New Delhi: A tribunal under the Prevention of Money Laundering Act has restrained the Enforcement Directorate from taking possession of immovable assets it has attached in connection with a money laundering case against controversial Islamic preacher Zakir Naik. The agency said it would appeal against the move.
The central probe agency, in March last year, had attached a school building in Chennai and a warehouse as part of its provisional attachment in the case and it was carried out under the stringent criminal provision of the Prevention of Money Laundering Act (PMLA).
As per the legal scheme under the Act, such an order goes to the Adjudicating Authority for final approval and in case the ED's action is endorsed, the affected party can appeal it before the Appellate Authority of the law.
The Appellate Authority (PMLA), now in a recent order, directed the agency to restrain from taking possession of the said attached immovable assets even as it posed several queries and questioned the agency's action in the case.
Official sources in the ED said the agency will appeal the order of the Appellate Authority or the Tribunal before a High Court and that it was not a "set back" in the case.
Officials said the tribunal order has not "quashed" the attachment but has directed that status quo be maintained. The tribunal, they said, has at the same time not barred the agency "from taking possession" of the movable assets attached in the same order that includes mutual funds worth about Rs 9.41 crore and five bank accounts containing deposits worth Rs 1.23 crore in the name of Naik's NGO Islamic Research Foundation (IRF).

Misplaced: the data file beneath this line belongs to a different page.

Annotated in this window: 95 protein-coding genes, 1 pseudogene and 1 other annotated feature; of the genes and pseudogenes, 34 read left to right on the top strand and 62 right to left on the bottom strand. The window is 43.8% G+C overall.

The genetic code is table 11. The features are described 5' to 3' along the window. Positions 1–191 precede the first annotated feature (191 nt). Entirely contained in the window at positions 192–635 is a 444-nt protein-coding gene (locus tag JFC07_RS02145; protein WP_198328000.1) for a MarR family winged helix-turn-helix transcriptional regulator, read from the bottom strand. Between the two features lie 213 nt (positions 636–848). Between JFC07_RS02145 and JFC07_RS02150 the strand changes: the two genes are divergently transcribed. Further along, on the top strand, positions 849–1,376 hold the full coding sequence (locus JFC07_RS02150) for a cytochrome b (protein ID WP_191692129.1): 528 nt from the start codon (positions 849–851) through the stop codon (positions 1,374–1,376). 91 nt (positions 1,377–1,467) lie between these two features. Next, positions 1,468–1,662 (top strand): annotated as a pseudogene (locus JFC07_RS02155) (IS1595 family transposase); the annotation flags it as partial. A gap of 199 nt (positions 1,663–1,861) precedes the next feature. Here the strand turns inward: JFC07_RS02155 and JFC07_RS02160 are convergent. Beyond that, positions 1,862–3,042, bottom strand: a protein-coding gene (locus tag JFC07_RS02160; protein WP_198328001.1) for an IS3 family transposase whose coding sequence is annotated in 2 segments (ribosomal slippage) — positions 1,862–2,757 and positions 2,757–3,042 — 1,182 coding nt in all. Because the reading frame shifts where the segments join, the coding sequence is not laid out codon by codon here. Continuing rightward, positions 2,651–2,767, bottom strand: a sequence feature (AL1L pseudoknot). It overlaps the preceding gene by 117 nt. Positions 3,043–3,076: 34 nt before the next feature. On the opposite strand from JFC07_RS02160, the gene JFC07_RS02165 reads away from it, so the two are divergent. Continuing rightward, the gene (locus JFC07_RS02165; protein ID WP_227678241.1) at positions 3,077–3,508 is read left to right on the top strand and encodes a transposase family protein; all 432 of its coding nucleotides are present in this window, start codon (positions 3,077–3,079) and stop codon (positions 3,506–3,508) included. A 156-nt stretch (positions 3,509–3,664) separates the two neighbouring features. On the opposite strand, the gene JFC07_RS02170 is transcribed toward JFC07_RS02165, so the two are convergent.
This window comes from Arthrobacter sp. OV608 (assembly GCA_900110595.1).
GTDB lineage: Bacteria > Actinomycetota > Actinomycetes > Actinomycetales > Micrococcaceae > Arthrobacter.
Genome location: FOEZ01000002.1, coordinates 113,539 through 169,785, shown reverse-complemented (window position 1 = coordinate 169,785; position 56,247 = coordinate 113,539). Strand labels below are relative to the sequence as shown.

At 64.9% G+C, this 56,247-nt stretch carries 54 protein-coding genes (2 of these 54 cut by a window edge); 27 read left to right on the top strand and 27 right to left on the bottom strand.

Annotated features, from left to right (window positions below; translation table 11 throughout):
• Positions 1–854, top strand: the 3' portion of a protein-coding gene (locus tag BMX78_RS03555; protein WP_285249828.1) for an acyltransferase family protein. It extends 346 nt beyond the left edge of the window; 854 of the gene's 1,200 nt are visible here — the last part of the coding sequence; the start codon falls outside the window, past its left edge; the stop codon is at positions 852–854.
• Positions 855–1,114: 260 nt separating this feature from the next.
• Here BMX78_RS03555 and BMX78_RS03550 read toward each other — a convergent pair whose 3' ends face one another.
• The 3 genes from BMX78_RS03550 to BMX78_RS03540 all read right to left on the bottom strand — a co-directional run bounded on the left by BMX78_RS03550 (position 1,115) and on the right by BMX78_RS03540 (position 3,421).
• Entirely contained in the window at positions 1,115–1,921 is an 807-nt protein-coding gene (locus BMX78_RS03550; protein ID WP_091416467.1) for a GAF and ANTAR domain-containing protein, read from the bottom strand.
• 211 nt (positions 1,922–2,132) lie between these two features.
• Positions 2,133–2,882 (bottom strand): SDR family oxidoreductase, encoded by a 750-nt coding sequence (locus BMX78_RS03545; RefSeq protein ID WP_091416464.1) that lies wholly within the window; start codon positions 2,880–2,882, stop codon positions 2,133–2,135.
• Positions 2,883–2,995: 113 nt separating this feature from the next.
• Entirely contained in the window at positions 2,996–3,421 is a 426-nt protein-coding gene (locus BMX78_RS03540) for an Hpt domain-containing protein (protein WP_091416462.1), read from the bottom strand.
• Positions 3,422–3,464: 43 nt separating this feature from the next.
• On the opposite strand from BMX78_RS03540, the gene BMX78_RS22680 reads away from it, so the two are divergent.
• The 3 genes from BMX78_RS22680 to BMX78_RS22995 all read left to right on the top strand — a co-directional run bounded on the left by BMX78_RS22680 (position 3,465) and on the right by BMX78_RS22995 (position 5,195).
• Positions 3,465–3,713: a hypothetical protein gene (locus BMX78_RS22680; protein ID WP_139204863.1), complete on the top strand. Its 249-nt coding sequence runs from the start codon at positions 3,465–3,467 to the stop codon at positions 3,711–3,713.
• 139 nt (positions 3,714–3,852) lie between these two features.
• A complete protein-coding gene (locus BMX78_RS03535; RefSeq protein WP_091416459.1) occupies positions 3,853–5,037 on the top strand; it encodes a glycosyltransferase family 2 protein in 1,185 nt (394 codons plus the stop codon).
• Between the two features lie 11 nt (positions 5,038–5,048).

Agency sources said the investigation conducted by the ED officials is independent of the NIA and that it has found that these assets were created by Naik and his associates using alleged "tainted funds".
The ED is looking into the charges of alleged laundering of illegal funds in the case and the subsequent proceeds of crime thus generated.
The National Investigation Agency (NIA) had first registered a case against the 51-year-old Naik under antiterrorism laws in 2016 for allegedly promoting enmity between different religious groups.
The NIA and Mumbai Police, subsequently, had also carried out searches at 10 places in Mumbai including residential premises of some of the office bearers of the foundation run by Naik.
The foundation was earlier put on restricted list by the Home Ministry for receiving funds from abroad.
Naik, who is said to be staying in Saudi Arabia to evade arrest after some perpetrators of the Dhaka terror strike last year claimed they were inspired by him, has been booked along with unnamed officials of the IRF for promoting enmity between different groups on grounds of religion, and doing acts prejudicial to maintenance of harmony besides various sections of the Unlawful Activities (Prevention) Act.